Abstract
A hallmark of living systems is the ability to employ a common set of building blocks that can selforganize into a multitude of different structures. This capability can only be afforded in nonequilibrium conditions, as evident from the energyconsuming nature of the plethora of such dynamical processes. To achieve automated dynamical control of such selfassembled structures and transitions between them, we need to identify the fundamental aspects of nonequilibrium dynamics that can enable such processes. Here we identify programmable nonreciprocal interactions as a tool to achieve such functionalities. The design rule is composed of reciprocal interactions that lead to the equilibrium assembly of the different structures, through a process denoted as multifarious selfassembly, and nonreciprocal interactions that give rise to nonequilibrium dynamical transitions between the structures. The design of such selforganized shapeshifting structures can be implemented at different scales, from nucleic acids and peptides to proteins and colloids.
Main
In biological systems, small building blocks selfassemble into structures by taking advantage of the thermal agitations to find matching partners in the medium. To achieve such functionality in an artificial system, the challenge will be to design an interaction matrix between the building blocks so that they selfassemble into predefined units^{1,2,3,4,5}. A remarkable feature in living systems is a notion of versatility of the building blocks, which allows selfassembly processes to make economical use of the same units under different conditions. Proposals for how to design systems with such a capability have been recently put forward, particularly in the context of the socalled multifarious assembly mixture model^{6,7}. The main challenge in designing multifarious selfassembly is to encode the desired structures in terms of interactions between the components in the pool so that the structure will be memorized and retrieved when needed^{8}. This goal is achieved up to a certain capacity by engineering the specific interactions between the components^{2,6,7}, in analogy with the Hopfield neural network model^{9,10}.
Living systems have also evolved to be able to choreograph the sequential formation of selfassembled structures in time from a common pool of tiles (Fig. 1a). Such selforganization, as exemplified in various stages of the cell cycle^{11}, is not possible under equilibrium conditions. Therefore, to design such functionality, we need to identify a relevant nonequilibrium aspect of the process that is capable of driving timesequenced stochastic dynamics. We propose programmable nonreciprocal interactions as a paradigm that provides sufficient conditions towards achieving this goal. Broken action–reaction symmetry has been recently explored in active matter in the context of nonequilibrium phoretic interactions between catalytically active colloids and enzymes^{12}, and has shown to lead the formation of selfpropelled active molecules that break timereversal symmetry^{13}, oscillating active complexes that break timetranslation symmetry^{14}, chiral bound states^{15} and active phase separation with specified stoichiometry^{16,17}. Nonreciprocal interactions have been found to lead to rich physical phenomena involving various forms of spontaneous symmetry breaking in other related nonequilibrium contexts^{18,19,20,21,22,23,24}, including early work in the context of asymmetric neural networks^{25,26}. We note that a number of strategies have been recently pursued towards the experimental realization of shapeshifting softmatter structures^{27,28,29,30}.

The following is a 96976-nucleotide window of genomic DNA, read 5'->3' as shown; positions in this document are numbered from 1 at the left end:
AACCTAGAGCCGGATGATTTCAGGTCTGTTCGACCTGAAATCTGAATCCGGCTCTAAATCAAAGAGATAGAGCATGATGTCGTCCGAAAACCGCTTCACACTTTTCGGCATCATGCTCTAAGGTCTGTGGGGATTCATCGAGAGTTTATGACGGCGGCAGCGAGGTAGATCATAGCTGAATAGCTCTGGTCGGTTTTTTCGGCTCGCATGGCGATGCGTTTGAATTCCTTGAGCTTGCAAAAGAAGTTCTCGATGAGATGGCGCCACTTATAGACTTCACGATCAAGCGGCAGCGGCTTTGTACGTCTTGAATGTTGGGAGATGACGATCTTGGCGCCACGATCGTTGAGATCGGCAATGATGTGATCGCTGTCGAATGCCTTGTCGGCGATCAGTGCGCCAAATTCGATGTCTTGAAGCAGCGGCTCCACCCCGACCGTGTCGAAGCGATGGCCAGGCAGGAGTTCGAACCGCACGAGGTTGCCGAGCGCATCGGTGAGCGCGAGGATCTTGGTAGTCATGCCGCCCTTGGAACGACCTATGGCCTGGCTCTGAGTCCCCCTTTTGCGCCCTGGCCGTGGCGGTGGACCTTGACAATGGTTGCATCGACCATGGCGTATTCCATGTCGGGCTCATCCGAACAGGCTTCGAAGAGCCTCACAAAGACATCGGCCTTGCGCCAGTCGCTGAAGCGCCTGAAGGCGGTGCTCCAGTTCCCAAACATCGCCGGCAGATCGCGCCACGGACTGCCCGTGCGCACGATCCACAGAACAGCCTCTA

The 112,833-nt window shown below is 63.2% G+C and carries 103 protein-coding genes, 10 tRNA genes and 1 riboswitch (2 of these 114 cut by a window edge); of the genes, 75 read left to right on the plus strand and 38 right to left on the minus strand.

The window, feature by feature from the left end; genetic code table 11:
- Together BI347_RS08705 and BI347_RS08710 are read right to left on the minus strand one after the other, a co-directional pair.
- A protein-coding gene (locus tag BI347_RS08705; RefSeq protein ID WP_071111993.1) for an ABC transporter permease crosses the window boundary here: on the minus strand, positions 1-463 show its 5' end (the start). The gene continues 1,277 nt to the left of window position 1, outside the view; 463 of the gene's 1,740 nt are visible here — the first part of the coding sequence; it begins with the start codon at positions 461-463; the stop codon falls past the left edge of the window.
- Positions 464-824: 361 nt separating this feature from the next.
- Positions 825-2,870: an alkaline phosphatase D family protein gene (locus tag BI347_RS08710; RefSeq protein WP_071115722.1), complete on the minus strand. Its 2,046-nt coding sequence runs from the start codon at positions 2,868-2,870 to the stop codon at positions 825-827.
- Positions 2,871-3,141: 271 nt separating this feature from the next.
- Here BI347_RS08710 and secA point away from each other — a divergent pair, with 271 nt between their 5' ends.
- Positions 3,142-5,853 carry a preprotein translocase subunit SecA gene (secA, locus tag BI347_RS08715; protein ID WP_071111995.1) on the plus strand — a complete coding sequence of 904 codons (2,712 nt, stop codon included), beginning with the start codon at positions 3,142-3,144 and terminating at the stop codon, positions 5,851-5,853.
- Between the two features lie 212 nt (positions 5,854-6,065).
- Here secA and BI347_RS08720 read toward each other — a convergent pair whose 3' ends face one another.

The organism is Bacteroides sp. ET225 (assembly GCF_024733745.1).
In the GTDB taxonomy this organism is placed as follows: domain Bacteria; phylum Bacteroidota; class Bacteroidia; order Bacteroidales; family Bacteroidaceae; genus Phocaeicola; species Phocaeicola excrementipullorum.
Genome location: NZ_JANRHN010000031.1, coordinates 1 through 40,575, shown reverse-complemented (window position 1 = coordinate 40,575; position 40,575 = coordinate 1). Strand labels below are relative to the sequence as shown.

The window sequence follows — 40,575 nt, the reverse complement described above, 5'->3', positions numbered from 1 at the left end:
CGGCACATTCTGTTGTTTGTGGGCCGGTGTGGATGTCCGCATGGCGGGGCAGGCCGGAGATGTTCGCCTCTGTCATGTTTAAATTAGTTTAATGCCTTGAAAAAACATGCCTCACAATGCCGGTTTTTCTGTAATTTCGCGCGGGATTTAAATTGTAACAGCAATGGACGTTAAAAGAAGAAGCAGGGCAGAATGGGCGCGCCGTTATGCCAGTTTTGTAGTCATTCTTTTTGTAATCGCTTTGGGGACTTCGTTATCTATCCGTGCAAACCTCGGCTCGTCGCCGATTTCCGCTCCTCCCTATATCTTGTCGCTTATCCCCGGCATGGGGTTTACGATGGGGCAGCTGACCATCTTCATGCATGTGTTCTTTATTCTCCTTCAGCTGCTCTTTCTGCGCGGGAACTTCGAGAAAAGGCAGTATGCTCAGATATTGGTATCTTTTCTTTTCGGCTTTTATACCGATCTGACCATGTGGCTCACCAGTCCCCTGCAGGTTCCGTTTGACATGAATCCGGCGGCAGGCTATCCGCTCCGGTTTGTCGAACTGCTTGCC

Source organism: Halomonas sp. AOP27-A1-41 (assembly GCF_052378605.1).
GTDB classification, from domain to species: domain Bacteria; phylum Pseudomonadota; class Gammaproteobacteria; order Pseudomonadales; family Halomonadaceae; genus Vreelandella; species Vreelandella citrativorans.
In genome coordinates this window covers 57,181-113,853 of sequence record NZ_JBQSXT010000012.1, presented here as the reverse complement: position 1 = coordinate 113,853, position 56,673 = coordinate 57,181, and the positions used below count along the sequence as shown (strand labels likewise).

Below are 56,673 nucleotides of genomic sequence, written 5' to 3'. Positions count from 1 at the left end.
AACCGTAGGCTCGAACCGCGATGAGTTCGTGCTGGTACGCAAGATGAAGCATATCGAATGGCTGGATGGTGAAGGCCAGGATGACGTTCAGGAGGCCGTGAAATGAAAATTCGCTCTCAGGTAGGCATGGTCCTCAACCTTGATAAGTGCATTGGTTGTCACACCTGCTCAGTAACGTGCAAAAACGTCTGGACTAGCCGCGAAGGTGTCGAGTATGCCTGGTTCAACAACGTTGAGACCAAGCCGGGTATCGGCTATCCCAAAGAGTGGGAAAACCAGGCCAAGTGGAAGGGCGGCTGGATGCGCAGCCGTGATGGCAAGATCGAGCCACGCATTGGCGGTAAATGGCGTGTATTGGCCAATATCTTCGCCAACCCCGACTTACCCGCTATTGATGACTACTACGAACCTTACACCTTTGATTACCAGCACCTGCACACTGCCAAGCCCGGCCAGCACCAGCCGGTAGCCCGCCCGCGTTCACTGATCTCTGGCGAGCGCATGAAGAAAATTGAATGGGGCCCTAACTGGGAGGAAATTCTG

Here we introduce the nonreciprocal multifarious selforganization model by incorporating nonreciprocal interactions into the equilibrium multifarious selfassembly model. We show that this nonequilibrium model is capable of inducing the shapeshifting property in the system in conjunction with multifarious selfassembly (Fig. 1a). We aim to find the best parameter space to realize this new shapeshifting regime and to characterize its properties. We show that shape shifters can be observed in a subset of the parameter space where multifarious assembly occurs. We find that the strength of the nonreciprocal interactions provides us with a control parameter to convert any selected multifarious selfassembly regime to the multifarious selforganization regime. We characterize the new shapeshifting behaviour by probing the frequency of shifts and the capacity and stability of cycle formation, as well as the entropy production that measures the degree of nonequilibrium activity in the selforganization process.
Equilibrium selfassembly processes enable the spontaneous formation of predetermined structures from a pool of tiles. This can be achieved by designing directional interaction potentials that cover different encounters of two different tiles on a lattice (Fig. 1b). These interaction potentials are reciprocal, in the sense that any directional bonding incurs a given energy cost independently of how the tiles come to the binding arrangement. With such interactions, we can achieve selfassembly to the desired structure starting from an initial trigger—be it a small seed, enhanced concentration of some tiles and so on. However, this process will come to a stop once the selfassembled structure is achieved, and remain as such until the next trigger is introduced. Our aim here is to incorporate the ability of the system to autonomously switch from one selfassembled structure to the next. To this end, we define nonreciprocal interactions (Fig. 1c) by attributing different weights for every bond formation depending on which tile is being added and which tile is already a part of the cluster (Fig. 1d). Such nonreciprocal interactions give rise to a shapeshifting property amongst the ensemble of possible selfassembled structures from the pool of available tiles (Fig. 1a). We introduce and develop this paradigm in the context of a simple model and show how the interactions can be tuned such that many such transitions occur in a predefined sequence (Fig. 2).